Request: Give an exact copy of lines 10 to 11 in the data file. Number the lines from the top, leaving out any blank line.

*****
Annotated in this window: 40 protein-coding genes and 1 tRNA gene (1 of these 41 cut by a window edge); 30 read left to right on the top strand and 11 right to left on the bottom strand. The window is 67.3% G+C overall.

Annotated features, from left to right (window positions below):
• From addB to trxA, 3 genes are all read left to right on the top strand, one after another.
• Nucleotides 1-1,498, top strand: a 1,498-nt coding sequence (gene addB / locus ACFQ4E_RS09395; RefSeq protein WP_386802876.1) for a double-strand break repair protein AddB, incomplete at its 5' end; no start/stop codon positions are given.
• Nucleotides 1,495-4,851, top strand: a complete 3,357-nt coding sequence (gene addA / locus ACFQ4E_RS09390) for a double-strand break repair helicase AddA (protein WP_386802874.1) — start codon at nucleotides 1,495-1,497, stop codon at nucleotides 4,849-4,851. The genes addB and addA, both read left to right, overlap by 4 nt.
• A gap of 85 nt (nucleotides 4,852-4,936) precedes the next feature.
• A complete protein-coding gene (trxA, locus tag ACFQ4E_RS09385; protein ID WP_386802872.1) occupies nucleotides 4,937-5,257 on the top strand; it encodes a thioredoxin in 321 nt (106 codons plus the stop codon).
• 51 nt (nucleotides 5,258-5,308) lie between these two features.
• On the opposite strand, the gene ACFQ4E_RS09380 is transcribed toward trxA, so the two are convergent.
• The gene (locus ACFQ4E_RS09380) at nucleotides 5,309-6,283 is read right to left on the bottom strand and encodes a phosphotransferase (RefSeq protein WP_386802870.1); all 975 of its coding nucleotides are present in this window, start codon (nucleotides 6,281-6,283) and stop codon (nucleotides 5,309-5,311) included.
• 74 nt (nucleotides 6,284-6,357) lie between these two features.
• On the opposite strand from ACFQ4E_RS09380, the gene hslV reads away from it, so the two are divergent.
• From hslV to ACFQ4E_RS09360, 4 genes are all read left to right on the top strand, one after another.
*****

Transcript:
• The gene (locus ACFQ4E_RS09380) at nucleotides 5,309-6,283 is read right to left on the bottom strand and encodes a phosphotransferase (RefSeq protein WP_386802870.1); all 975 of its coding nucleotides are present in this window, start codon (nucleotides 6,281-6,283) and stop codon (nucleotides 5,309-5,311) included.
• 74 nt (nucleotides 6,284-6,357) lie between these two features.